For college basketball fans, “Senior Night” is one last chance to give the departing upperclassmen a final ‘Thank you’ for their work within the program.
For West Virginia seniors Jaysean Paige, Jonathan Holton and Richard Romeo III, it’s more of a celebration of the men who helped to write the series of chapters that will forever be known as the “Press Virginia” era in Morgantown.
For the coaching staff, it’s a final salute to the fruits of the players’ labor, and that salute ended in a 90-62 win over Texas Tech that was never in doubt after a 15-point lead at halftime.
“It’s kind of sad in a way because those are kids that you know that every day you work so hard with and they work so hard with you as coaches,” said assistant coach Ron Everhart during an interview this week on TribLive Radio. “It’s nice to honor those types of kids that have come here, worked extremely hard, even just for saying ‘Hey, thanks for working so hard on the treadmills every day when you messed up.'”
And with this trio of young men moving on from their days in blue and gold, they depart with three widely-ranging stories.
There’s the story of the redemption of Jonathan Holton, a 6-foot-7 forward who was dismissed from the University of Rhode Island in 2012 after being arrested twice for separate offenses, then played at Palm Beach State College before transferring to West Virginia.
This season he’s tied for fourth on the team in scoring, second in field goal percentage and rebounding, and third in blocked shots, but also has gone the extra mile off the court as well as on.
“The kid has been a model citizen,” Everhart says. “He’s worked really hard and just one of those success stories in college athletics nobody ever really talks about, but it’s really a nice, nice thing.”
For Holton, it’s leaving behind a group of strangers who quickly became a second family to him.
“We all came in here and — to tell you the truth — we were all fighting for a spot,” Holton said. “We didn’t really know each other, but we clicked like that.
“I love those guys like my little brothers. I know I can go to war with each and every one of these guys and they all have my back. We’ve had ups and downs, and we’ve succeeded together and failed together.”
For Paige, it’s finally finding a home after a nomadic journey through the game of basketball that included two high schools and two junior colleges before settling in Morgantown. In his first year the team reached the Sweet Sixteen, and in his final season they have higher goals in mind.
“It means a lot,” Paige said, describing his time at WVU. “Just watching before and seeing (the team) struggle a little bit, and then being able to come in and being a part of something special, I’m thankful and blessed for that, and we’ve still got a lot to go.”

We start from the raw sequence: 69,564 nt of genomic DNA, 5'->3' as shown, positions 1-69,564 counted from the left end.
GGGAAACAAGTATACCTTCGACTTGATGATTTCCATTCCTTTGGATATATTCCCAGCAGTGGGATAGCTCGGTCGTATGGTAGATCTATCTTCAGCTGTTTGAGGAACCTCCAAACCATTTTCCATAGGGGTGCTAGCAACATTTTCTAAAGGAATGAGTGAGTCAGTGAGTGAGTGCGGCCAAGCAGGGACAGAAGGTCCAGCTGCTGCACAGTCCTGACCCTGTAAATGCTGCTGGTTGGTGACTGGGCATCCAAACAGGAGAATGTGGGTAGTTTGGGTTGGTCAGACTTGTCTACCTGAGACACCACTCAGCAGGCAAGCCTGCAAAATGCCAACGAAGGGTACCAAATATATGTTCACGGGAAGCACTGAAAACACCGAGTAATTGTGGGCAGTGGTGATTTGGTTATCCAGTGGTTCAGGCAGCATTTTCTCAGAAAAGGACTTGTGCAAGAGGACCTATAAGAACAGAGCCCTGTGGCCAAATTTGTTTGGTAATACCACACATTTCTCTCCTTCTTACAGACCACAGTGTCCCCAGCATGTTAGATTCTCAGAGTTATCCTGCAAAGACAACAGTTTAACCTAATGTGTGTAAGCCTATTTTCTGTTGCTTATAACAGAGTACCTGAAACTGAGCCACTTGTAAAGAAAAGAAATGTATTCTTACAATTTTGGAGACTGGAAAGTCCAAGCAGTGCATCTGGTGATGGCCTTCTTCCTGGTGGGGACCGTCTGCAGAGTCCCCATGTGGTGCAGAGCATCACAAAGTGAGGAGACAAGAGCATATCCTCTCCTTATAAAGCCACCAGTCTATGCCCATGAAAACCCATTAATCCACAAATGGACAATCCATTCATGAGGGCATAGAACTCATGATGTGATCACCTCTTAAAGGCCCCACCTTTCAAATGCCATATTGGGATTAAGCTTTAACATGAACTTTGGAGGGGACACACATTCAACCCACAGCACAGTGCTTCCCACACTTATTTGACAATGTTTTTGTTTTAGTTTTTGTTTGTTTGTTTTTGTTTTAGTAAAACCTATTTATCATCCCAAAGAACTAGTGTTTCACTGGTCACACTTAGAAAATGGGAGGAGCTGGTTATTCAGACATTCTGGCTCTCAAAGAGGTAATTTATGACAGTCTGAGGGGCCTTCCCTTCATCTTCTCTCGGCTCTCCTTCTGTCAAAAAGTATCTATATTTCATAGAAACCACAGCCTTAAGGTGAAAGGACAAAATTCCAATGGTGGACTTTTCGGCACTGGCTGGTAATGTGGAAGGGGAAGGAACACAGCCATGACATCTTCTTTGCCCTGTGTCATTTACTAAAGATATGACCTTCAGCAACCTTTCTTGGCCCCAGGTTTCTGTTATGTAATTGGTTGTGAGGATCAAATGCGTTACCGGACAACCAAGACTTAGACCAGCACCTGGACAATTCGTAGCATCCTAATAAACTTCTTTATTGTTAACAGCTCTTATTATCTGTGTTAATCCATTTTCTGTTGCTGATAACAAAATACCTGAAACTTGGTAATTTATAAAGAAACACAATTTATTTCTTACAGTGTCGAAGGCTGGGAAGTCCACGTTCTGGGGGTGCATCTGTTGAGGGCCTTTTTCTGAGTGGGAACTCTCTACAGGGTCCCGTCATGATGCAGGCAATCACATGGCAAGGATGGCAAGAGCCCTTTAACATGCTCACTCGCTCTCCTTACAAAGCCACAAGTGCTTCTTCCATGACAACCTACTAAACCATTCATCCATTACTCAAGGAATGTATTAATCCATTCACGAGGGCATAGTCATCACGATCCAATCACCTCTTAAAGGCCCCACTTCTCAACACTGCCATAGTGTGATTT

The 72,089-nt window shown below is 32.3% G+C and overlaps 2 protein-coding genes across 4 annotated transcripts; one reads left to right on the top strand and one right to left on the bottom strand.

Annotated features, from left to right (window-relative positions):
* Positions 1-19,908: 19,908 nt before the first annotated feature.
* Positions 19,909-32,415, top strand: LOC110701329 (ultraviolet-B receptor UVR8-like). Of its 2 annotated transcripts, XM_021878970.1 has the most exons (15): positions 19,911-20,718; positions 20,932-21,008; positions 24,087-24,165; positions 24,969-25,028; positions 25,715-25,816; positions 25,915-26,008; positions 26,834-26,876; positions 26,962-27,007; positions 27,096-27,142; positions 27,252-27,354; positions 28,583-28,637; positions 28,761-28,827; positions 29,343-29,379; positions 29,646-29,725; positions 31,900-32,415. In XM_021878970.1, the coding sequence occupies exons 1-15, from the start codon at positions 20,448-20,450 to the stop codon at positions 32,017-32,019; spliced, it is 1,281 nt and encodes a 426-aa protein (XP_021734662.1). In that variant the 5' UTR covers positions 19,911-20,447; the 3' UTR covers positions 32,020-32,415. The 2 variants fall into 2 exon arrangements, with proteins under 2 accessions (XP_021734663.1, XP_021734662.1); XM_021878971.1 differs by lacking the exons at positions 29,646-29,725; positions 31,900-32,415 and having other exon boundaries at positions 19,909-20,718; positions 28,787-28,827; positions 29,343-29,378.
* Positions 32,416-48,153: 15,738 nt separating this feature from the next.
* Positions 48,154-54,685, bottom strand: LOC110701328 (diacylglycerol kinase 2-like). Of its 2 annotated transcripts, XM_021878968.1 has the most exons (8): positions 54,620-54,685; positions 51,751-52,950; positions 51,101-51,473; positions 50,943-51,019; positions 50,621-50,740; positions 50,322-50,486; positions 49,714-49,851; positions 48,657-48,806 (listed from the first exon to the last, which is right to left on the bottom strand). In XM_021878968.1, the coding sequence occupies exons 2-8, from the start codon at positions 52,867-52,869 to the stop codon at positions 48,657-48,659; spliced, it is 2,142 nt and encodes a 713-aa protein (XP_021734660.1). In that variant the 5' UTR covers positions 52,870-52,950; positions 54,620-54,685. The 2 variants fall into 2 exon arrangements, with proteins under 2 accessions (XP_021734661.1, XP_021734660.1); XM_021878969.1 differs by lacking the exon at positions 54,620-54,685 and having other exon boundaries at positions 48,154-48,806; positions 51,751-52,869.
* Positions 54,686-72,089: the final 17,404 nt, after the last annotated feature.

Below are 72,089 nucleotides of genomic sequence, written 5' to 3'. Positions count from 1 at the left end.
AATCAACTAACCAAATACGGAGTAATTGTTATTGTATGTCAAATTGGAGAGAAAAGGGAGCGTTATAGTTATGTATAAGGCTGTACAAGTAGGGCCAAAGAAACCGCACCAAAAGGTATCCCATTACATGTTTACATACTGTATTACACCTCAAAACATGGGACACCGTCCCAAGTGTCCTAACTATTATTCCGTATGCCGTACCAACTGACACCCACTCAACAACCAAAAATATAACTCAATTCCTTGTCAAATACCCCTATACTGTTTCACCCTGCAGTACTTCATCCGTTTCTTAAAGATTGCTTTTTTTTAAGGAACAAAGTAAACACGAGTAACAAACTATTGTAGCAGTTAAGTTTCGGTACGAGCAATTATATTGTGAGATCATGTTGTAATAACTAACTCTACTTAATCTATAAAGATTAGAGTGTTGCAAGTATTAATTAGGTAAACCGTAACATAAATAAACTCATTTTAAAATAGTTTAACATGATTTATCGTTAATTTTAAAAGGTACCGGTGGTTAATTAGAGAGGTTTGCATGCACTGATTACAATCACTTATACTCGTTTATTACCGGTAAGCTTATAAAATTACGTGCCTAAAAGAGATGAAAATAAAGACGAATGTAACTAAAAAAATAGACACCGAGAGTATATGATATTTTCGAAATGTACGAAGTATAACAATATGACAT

Then there’s the unsung heroes, like Richard Romeo III, a walk-on senior who was serenaded with chants from the student section with as many as nine minutes remaining in the game.
“He’s a kid that every day in practice really works hard,” said Everhart. “He’s a great kid. He’s as important as anyone else. We’re going to miss him, too.”
Soon the coaching staff relented, and Romeo checked in. With a little more than two minutes remaining, Romeo came off a screen by junior forward Devin Williams, took a pass from Tarik Phillip and knocked down a long jumpshot from the left corner.
It was only Romeo’s second basket of the season, but a moment for him and his teammates to savor. Phillip hugged him at the other end of the floor, and the WVU Coliseum roared.
“Devin and Richard are really close,” said head coach Bob Huggins after the game. “You saw Devin running around, trying to get him open, which is kind of neat. Devin’s got two points and he’s running around, trying to get Rich some baskets.”
“I think making the shot was definitely exciting,” Romeo said. “Making my last shot in here, that’s how I’m going to look at it, leaving the Coliseum. But hearing the chants means a lot as well.”
Romeo followed the 2009-10 Mountaineers to the Final Four as a fan, but he was also present to witness the program emerge from a 13-19 record in his freshman year into the nation’s top ten in his senior year.
“Each year we added a piece to the puzzle, and how it correlated and how everything seemed to fall into place is just perfect,” Romeo said about the formation of the current roster. “(Holton) has been here for three years, but he played with us for two. Jaysean has come in the past two seasons and been a great scorer for us. They’ve worked perfectly for our system.”
It is a system that is much more complicated and intricate than the “#PressVirginia” hashtag sensation that has spawned from it. But it has also become the fitting identity of a group who came together as strangers, but are now succeeding as brothers.
And the men leading that group hope to write one last chapter on their way out.